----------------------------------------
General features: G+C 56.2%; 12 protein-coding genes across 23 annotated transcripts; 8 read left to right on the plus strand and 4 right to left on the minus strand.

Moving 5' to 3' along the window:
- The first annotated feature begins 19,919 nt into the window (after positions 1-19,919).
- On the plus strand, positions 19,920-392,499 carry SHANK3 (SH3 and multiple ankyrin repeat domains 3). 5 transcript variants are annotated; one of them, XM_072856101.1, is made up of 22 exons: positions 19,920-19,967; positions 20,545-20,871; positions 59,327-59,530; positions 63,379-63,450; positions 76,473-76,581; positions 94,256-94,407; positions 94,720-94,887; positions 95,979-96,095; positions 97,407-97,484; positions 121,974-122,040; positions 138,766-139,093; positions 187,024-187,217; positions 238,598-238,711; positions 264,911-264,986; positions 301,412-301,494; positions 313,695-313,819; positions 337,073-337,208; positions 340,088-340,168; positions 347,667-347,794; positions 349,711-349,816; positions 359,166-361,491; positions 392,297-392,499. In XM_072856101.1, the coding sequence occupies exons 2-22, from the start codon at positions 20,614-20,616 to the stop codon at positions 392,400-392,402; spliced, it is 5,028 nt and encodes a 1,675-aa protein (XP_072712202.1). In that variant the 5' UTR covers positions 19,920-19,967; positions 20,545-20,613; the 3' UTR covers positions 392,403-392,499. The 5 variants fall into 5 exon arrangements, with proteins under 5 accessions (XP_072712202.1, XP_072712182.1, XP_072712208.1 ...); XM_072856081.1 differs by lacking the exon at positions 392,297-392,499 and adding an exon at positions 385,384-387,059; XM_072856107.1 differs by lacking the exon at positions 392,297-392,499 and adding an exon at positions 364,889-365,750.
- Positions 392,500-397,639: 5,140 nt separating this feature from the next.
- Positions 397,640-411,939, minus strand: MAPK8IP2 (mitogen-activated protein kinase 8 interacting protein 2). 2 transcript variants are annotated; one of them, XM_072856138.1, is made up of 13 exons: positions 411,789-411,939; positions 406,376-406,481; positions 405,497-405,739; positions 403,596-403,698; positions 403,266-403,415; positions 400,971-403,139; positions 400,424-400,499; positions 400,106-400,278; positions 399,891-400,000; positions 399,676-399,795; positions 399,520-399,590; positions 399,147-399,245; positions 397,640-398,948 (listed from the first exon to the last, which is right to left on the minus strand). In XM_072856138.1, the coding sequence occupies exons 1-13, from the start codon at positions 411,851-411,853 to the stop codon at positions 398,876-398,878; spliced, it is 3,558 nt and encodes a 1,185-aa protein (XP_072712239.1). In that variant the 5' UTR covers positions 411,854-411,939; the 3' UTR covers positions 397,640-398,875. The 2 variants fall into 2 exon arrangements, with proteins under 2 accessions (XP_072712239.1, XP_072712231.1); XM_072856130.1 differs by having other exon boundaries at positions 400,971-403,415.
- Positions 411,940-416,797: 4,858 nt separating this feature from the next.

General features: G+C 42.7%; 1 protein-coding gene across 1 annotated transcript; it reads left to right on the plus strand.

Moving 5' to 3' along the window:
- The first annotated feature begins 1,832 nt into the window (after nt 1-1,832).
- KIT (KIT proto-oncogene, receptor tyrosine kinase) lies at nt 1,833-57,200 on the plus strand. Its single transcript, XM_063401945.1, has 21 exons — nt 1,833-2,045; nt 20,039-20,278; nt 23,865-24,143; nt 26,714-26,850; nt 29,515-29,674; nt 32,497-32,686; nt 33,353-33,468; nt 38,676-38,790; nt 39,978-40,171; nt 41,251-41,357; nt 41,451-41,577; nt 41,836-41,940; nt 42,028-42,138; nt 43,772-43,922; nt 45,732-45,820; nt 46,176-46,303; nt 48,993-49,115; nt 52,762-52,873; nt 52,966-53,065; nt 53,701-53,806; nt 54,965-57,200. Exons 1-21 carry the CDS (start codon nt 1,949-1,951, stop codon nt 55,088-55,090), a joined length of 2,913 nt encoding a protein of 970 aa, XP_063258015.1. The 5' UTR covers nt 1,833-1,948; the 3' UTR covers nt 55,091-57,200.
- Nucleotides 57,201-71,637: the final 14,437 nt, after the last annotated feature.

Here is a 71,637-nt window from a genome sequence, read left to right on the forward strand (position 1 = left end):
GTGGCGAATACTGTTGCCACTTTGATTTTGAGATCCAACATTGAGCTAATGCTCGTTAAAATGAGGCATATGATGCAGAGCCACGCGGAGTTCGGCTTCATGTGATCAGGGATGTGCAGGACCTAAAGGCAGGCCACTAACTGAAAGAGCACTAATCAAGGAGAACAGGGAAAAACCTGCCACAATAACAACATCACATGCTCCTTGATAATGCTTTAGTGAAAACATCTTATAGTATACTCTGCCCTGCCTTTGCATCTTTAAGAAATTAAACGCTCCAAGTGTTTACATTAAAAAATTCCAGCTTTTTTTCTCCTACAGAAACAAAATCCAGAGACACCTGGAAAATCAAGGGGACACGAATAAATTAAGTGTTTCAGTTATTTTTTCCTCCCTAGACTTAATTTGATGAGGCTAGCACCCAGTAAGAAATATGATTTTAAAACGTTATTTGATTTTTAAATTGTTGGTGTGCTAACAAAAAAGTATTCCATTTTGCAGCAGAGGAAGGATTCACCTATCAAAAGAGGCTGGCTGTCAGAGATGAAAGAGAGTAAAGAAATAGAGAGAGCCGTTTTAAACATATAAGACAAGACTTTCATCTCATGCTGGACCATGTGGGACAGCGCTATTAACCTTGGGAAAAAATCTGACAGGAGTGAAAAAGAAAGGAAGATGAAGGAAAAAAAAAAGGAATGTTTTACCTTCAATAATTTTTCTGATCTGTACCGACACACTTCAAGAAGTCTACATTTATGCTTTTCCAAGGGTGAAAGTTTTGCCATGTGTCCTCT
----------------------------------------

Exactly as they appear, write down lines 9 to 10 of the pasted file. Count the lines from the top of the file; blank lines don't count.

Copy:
Moving 5' to 3' along the window:
- The first annotated feature begins 1,832 nt into the window (after nt 1-1,832).